“A pandemic outbreak is not an occasion for seeking political or economic advantage. Uncoordinated travel and trade restrictions and, more generally, the perception that states can effectively protect themselves from a pandemic in isolation or competing with other states for limited resources, are counterproductive.”
Professor Frederick Abbott stressed that it is a poor decision if countries refuse cooperation with the WHO and stressed that the WHO would play a key role going forward as the world continues to deal with COVID-19.
Ms. Sara Yang Bosco, Senior Vice President, Secretary and General Counsel of Emerson Electric Company, helps develop and guide the company’s global business strategies. She discussed how Emerson covered this global pandemic from mid-January to today, including challenges, lessons learned, and long-term considerations that must be taken into account. Emerson started to track the virus early, when it broke out in China in January. Although the company is experienced in facing crises, this time, the crisis is much longer than they ever expected. But, as Ms. Bosco noted, Emerson was able to put countermeasures in place relatively quickly, because in China, where the outbreak began and where Emerson conducts some of its work, the Chinese government was relatively clear about domestic restrictions. As the employer, Emerson was very clear about what they need to do – protect their employees and shut down the factories as necessary.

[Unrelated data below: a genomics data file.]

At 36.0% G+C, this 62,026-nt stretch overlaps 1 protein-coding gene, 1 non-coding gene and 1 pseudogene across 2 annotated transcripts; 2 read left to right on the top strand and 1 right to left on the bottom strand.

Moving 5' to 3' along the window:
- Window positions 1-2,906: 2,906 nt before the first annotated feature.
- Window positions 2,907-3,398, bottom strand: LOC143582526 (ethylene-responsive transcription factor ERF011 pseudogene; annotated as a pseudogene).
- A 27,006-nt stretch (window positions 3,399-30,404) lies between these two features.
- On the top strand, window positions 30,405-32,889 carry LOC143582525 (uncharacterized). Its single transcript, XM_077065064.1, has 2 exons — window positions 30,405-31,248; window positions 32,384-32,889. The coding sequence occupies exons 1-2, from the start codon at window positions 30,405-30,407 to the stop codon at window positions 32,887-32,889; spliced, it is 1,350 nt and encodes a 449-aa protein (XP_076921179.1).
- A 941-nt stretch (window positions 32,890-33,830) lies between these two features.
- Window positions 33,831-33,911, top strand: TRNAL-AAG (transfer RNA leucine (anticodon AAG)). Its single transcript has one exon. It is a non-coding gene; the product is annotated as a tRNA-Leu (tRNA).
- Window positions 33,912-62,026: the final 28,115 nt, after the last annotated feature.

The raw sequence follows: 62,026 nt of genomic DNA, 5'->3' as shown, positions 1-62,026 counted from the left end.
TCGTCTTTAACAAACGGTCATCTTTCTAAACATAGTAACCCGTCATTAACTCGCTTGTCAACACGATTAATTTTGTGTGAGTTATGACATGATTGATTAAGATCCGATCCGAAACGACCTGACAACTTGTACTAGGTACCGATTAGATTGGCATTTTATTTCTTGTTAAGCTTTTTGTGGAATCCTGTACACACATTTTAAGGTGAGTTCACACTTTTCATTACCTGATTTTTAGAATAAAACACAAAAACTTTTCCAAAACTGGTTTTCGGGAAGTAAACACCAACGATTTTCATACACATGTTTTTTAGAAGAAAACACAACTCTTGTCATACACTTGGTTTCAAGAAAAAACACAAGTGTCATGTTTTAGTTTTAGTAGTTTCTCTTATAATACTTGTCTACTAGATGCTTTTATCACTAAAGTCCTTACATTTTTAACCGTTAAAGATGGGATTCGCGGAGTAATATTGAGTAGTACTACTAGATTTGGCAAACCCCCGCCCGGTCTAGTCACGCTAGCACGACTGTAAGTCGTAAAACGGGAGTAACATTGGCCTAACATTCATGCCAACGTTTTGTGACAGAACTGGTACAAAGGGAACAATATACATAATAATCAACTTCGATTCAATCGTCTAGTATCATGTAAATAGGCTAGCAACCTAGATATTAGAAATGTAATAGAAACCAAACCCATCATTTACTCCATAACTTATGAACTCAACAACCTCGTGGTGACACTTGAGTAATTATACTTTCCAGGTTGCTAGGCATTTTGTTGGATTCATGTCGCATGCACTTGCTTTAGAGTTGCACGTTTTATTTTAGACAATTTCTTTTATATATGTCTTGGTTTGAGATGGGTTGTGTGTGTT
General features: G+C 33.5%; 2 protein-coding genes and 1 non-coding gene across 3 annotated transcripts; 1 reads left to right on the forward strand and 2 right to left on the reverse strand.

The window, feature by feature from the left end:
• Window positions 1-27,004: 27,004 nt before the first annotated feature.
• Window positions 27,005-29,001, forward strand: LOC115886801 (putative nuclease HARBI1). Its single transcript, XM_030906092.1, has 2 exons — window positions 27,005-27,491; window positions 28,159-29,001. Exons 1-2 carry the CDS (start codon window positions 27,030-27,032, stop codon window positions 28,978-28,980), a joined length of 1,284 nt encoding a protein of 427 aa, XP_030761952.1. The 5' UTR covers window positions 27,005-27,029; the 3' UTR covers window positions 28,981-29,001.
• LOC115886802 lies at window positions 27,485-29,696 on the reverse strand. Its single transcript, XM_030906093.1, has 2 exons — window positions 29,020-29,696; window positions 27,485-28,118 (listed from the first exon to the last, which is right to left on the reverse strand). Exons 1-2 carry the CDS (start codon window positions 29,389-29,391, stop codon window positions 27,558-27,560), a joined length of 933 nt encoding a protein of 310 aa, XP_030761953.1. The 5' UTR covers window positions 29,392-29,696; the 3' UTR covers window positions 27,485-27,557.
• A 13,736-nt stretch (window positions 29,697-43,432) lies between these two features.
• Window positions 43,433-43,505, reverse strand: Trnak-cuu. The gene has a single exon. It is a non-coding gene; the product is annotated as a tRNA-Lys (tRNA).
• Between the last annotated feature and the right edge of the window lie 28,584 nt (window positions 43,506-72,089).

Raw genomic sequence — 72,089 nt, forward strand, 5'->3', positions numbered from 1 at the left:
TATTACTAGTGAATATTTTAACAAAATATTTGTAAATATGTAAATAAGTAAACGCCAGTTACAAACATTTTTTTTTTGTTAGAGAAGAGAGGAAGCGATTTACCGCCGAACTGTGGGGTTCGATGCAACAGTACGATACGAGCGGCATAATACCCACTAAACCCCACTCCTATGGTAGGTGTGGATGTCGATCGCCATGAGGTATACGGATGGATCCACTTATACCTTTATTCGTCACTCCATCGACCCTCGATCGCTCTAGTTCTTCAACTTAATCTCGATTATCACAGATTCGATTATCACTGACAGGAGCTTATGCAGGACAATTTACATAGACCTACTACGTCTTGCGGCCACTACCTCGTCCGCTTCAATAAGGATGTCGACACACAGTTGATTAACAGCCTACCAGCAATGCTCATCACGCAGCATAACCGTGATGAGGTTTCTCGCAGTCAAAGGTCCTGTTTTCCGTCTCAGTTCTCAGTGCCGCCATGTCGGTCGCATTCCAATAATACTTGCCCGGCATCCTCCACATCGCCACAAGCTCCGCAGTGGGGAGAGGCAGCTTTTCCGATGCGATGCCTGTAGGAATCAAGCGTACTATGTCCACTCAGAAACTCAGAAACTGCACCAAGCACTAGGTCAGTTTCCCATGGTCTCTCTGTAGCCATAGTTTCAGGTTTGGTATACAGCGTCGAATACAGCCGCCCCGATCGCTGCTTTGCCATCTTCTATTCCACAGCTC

Professor Gian Luca Burci, former Legal Counsel of the World Health Organization and an Adjunct Professor of international law at the Graduate Institute of International and Development Studies of Geneva, discussed the structure and role of the WHO and sought to dispel some common misinformation about the organization. He opened by explaining that the WHO is a United Nations body tasked with setting health policy and coordinating global cooperation for public health. It is a source of reliable information and technical guidance, not only for States but also for companies and individuals. For instance, the WHO’s R&D Blueprint is a “global strategy and preparedness plan that allows the rapid activation of research and development activities during epidemics.” It was developed in response to lessons learned from the West African Ebola epidemic, to improve global preparedness for future outbreaks. Yet the WHO has been criticized during the current pandemic for, among other things, being slow to act. While Professor Burci acknowledged that some criticism may be deserved – more will be known in the months and years to come – he also explained that at least some of this criticism is due to a misunderstanding of what the WHO is. While it has a broad mandate, it is not a huge organization, and has a relatively small budget given what it is tasked to do. And while it provides guidance, it relies on States themselves to carry out its recommendations. The WHO is also dependent on member States for access to information or its territory. Taking into account its limited human and economic resources, Professor Burci thought that the WHO has done a good job, overall, in guidance, alert, and coordination of COVID-19 thus far.